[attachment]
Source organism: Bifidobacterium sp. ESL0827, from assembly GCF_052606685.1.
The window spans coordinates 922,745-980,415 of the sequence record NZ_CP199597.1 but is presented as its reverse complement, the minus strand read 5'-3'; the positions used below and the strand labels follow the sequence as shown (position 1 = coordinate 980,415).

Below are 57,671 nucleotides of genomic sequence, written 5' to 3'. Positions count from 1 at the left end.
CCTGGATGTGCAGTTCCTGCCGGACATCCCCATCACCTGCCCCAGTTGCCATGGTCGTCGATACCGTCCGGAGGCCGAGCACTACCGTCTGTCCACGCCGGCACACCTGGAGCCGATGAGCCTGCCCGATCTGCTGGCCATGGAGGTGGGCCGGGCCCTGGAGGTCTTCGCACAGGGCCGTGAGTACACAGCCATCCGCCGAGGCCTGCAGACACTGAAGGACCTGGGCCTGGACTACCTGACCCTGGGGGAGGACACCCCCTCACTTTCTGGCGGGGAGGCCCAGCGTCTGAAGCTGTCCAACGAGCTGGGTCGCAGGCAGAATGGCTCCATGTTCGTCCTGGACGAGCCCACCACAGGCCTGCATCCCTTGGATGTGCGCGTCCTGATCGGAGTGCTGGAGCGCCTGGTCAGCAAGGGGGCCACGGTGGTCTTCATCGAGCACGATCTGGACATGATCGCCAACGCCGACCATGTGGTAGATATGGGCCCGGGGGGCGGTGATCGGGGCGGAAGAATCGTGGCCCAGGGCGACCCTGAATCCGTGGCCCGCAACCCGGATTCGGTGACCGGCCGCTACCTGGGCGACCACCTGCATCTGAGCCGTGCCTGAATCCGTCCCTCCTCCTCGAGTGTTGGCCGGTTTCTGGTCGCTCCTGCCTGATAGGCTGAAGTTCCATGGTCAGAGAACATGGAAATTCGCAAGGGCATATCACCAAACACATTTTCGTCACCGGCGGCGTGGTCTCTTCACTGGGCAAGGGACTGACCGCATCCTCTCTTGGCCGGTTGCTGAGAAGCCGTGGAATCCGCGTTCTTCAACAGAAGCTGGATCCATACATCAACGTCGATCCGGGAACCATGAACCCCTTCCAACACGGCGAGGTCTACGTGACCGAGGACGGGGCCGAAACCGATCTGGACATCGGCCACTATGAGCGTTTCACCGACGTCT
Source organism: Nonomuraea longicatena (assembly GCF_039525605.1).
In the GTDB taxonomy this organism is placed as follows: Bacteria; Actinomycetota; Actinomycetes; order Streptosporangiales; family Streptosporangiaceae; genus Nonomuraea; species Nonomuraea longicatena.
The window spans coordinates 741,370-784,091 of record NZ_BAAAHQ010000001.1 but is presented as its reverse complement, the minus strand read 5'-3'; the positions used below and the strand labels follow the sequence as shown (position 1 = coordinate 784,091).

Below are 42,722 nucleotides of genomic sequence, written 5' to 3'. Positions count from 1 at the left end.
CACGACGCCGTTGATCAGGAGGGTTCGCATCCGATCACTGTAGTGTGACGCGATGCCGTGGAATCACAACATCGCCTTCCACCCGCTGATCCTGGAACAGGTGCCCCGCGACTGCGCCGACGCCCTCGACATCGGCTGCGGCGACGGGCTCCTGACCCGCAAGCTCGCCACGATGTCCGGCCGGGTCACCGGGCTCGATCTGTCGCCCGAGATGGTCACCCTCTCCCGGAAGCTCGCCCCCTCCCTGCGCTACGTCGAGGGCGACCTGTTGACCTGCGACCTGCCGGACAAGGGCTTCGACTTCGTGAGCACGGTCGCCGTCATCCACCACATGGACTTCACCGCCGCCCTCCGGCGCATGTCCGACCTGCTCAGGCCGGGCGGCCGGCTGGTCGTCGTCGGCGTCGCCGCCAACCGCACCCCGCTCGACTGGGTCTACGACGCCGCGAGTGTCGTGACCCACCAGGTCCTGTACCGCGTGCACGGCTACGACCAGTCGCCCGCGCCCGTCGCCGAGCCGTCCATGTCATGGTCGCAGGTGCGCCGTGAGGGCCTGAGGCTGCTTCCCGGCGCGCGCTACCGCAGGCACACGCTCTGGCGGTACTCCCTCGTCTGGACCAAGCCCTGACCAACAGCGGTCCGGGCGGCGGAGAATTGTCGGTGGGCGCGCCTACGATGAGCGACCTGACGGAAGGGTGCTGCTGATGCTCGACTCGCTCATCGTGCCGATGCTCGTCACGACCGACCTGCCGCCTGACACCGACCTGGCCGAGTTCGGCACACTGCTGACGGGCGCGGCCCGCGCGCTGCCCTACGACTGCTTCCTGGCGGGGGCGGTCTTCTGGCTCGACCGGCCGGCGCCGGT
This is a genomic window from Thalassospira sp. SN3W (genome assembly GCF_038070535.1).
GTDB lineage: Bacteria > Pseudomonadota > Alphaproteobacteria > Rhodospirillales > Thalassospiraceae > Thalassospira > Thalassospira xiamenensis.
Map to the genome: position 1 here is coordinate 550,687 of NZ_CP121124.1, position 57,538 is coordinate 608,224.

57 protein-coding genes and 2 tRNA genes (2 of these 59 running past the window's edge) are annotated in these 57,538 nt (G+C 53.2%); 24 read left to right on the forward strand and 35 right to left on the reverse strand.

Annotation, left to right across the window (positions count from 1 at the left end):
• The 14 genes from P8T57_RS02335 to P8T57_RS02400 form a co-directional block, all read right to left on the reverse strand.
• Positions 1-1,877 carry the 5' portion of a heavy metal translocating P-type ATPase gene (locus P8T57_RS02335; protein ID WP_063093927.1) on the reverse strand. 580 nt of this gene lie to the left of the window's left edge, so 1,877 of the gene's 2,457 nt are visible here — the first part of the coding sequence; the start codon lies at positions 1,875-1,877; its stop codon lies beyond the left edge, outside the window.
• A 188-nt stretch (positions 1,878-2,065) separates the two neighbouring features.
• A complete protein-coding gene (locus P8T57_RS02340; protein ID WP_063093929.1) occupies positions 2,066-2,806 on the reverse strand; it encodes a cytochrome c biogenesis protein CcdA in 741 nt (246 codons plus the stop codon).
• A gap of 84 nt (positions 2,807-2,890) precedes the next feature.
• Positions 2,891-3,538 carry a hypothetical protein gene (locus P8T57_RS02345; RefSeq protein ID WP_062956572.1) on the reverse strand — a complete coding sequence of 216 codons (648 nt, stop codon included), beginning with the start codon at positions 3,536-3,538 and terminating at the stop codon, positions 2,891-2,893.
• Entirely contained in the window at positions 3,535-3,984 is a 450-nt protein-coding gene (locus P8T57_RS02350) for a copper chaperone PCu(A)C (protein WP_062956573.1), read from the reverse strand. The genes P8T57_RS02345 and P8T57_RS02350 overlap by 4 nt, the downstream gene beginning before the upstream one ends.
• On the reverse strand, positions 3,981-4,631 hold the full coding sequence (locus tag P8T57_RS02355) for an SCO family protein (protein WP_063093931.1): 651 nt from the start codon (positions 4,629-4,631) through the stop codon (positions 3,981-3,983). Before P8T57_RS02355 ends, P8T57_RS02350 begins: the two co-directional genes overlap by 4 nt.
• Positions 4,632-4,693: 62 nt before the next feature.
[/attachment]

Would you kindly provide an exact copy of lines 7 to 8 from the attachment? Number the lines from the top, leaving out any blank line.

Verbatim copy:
The window spans coordinates 741,370-784,091 of record NZ_BAAAHQ010000001.1 but is presented as its reverse complement, the minus strand read 5'-3'; the positions used below and the strand labels follow the sequence as shown (position 1 = coordinate 784,091).

Below are 42,722 nucleotides of genomic sequence, written 5' to 3'. Positions count from 1 at the left end.